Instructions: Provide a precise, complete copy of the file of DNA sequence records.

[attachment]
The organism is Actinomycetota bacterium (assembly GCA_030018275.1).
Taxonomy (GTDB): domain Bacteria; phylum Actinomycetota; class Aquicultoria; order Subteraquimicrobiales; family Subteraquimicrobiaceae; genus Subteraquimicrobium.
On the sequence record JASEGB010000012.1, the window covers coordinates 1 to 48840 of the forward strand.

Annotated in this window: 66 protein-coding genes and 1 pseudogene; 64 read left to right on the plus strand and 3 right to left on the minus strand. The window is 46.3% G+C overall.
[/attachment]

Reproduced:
The organism is Actinomycetota bacterium (assembly GCA_030018275.1).
Taxonomy (GTDB): domain Bacteria; phylum Actinomycetota; class Aquicultoria; order Subteraquimicrobiales; family Subteraquimicrobiaceae; genus Subteraquimicrobium.
On the sequence record JASEGB010000012.1, the window covers coordinates 1 to 48840 of the forward strand.

Annotated in this window: 66 protein-coding genes and 1 pseudogene; 64 read left to right on the plus strand and 3 right to left on the minus strand. The window is 46.3% G+C overall.